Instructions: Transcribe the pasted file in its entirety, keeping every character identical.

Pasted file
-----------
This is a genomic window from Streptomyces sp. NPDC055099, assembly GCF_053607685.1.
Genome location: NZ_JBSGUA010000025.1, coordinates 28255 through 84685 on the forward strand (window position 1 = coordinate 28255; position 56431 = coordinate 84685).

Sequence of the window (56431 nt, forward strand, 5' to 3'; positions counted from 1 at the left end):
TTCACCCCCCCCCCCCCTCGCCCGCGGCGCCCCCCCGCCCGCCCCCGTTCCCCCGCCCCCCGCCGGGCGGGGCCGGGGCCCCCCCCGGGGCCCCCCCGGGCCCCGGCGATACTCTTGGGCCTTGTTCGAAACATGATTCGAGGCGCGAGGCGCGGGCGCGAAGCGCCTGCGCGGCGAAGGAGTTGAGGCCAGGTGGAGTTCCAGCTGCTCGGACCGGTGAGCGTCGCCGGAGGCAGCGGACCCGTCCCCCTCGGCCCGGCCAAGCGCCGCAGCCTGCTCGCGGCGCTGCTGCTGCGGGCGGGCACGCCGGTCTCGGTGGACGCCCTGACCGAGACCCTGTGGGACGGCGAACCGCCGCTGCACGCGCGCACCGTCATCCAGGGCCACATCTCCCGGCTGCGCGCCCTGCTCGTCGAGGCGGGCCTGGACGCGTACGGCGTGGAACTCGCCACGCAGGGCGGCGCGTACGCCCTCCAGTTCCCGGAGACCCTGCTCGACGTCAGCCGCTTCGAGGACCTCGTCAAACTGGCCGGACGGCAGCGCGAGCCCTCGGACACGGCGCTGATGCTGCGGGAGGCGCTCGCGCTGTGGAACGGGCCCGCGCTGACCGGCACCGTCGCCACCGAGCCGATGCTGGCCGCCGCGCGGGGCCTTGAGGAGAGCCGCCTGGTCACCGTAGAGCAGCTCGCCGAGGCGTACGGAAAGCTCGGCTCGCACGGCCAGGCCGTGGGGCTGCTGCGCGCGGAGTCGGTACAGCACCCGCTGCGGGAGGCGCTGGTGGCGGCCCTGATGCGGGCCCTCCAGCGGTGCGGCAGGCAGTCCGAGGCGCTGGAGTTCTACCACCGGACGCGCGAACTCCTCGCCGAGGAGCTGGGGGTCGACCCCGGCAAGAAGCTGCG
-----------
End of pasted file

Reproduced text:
This is a genomic window from Streptomyces sp. NPDC055099, assembly GCF_053607685.1.
Genome location: NZ_JBSGUA010000025.1, coordinates 28255 through 84685 on the forward strand (window position 1 = coordinate 28255; position 56431 = coordinate 84685).

Sequence of the window (56431 nt, forward strand, 5' to 3'; positions counted from 1 at the left end):
TTCACCCCCCCCCCCCCTCGCCCGCGGCGCCCCCCCGCCCGCCCCCGTTCCCCCGCCCCCCGCCGGGCGGGGCCGGGGCCCCCCCCGGGGCCCCCCCGGGCCCCGGCGATACTCTTGGGCCTTGTTCGAAACATGATTCGAGGCGCGAGGCGCGGGCGCGAAGCGCCTGCGCGGCGAAGGAGTTGAGGCCAGGTGGAGTTCCAGCTGCTCGGACCGGTGAGCGTCGCCGGAGGCAGCGGACCCGTCCCCCTCGGCCCGGCCAAGCGCCGCAGCCTGCTCGCGGCGCTGCTGCTGCGGGCGGGCACGCCGGTCTCGGTGGACGCCCTGACCGAGACCCTGTGGGACGGCGAACCGCCGCTGCACGCGCGCACCGTCATCCAGGGCCACATCTCCCGGCTGCGCGCCCTGCTCGTCGAGGCGGGCCTGGACGCGTACGGCGTGGAACTCGCCACGCAGGGCGGCGCGTACGCCCTCCAGTTCCCGGAGACCCTGCTCGACGTCAGCCGCTTCGAGGACCTCGTCAAACTGGCCGGACGGCAGCGCGAGCCCTCGGACACGGCGCTGATGCTGCGGGAGGCGCTCGCGCTGTGGAACGGGCCCGCGCTGACCGGCACCGTCGCCACCGAGCCGATGCTGGCCGCCGCGCGGGGCCTTGAGGAGAGCCGCCTGGTCACCGTAGAGCAGCTCGCCGAGGCGTACGGAAAGCTCGGCTCGCACGGCCAGGCCGTGGGGCTGCTGCGCGCGGAGTCGGTACAGCACCCGCTGCGGGAGGCGCTGGTGGCGGCCCTGATGCGGGCCCTCCAGCGGTGCGGCAGGCAGTCCGAGGCGCTGGAGTTCTACCACCGGACGCGCGAACTCCTCGCCGAGGAGCTGGGGGTCGACCCCGGCAAGAAGCTGCG